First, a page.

Heart Attack News and Research RSS Feed - Heart Attack News and Research

Majority of patients who survive cardiac arrest experience cognitive problems

Majority of patients who survive cardiac arrest experience cognitive problems

Half of all patients who survive a cardiac arrest experience problems with cognitive functions such as memory and attention. [More]
Aspirin use continues to surge among older adults in US

Aspirin use continues to surge among older adults in US

A national survey suggests that slightly more than half of the older adults in the United States are now taking a daily dose of aspirin, even though its use is not recommended by the Food and Drug Administration for most people who have not yet had a heart attack or stroke. [More]
UH Seidman Cancer Center uses SpaceOAR System to perform first-ever prostate cancer treatment

UH Seidman Cancer Center uses SpaceOAR System to perform first-ever prostate cancer treatment

The radiation oncology team at UH Seidman Cancer Center at UH Geauga Medical Center performed the first-ever prostate cancer treatment on April 3 using a newly approved device. The device, called SpaceOAR System, enhances the efficacy of radiation treatment by protecting organs surrounding the prostate. The device, a temporary injectable gel, received FDA clearance on April 1. [More]
New Forsyth Institute study sheds light on connection between the mouth and heart

New Forsyth Institute study sheds light on connection between the mouth and heart

A new study from the Forsyth Institute is helping to shed more light on the important connection between the mouth and heart. According to research recently published online by the American Heart Association, scientists at Forsyth and Boston University have demonstrated that using an oral topical remedy to reduce inflammation associated with periodontitis, more commonly known as gum disease, also results in the prevention of vascular inflammation and can lower the risk of heart attack. [More]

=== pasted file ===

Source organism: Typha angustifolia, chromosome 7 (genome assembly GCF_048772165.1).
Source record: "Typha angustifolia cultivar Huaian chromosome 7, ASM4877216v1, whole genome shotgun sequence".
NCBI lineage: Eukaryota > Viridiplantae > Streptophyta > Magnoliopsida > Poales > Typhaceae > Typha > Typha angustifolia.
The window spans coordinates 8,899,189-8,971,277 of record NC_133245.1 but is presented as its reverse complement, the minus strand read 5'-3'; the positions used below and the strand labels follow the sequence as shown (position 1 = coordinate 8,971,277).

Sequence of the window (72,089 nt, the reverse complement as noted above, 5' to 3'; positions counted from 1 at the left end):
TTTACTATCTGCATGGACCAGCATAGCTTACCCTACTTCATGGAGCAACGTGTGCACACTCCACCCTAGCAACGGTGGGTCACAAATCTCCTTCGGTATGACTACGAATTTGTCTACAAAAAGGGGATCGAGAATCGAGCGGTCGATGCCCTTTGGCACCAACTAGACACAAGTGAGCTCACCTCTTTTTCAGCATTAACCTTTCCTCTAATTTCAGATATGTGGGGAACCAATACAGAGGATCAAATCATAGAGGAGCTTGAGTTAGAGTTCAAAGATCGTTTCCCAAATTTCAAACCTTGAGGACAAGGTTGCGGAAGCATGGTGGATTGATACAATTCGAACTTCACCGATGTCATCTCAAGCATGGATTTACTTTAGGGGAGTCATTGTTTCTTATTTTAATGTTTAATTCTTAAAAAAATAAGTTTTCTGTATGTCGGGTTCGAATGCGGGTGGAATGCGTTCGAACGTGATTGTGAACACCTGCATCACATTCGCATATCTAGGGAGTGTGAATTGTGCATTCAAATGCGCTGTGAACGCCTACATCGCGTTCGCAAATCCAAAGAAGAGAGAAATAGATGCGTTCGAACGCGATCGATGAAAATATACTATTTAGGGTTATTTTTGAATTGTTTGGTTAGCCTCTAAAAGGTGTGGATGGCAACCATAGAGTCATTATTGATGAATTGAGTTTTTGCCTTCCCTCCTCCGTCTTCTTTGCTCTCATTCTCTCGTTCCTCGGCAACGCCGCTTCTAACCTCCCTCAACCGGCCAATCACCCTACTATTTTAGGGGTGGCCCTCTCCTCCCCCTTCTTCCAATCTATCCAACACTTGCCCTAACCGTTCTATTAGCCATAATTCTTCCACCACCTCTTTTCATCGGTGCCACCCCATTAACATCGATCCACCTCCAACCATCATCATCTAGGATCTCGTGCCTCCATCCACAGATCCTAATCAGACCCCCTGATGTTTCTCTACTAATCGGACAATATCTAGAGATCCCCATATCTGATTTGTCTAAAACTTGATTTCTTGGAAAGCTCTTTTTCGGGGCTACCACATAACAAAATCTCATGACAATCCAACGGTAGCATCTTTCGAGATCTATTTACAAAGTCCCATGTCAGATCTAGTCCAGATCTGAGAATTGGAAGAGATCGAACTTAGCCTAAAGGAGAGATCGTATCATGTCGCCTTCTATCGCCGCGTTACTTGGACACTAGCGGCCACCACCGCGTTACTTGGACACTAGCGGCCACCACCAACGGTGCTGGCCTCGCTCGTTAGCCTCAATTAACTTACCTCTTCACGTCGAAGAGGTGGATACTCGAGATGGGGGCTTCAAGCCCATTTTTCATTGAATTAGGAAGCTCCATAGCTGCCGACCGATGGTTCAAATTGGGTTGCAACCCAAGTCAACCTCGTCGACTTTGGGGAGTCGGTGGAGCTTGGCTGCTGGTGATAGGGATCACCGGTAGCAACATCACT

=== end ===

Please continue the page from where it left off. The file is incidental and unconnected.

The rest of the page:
Latest findings regarding nitric oxide offer new avenues to save lives

Latest findings regarding nitric oxide offer new avenues to save lives

Professor Jonathan Stamler's latest findings regarding nitric oxide have the potential to reshape fundamentally the way we think about the respiratory system - and offer new avenues to save lives. It may be time to rewrite the textbooks. [More]
Toronto General Hospital unveils novel technology-based platform to improve patient care

Toronto General Hospital unveils novel technology-based platform to improve patient care

The Toronto General Hospital today becomes the first healthcare institution in the world to unveil a novel technology-based platform aimed at shortening the time required to translate medical research into clinical practice. This will enable faster diagnoses and more rapid treatment for patients with heart disease and other conditions that are detected using advanced medical imaging devices. [More]
Administration of selenide protects heart tissue post cardiac arrest, shows study

Administration of selenide protects heart tissue post cardiac arrest, shows study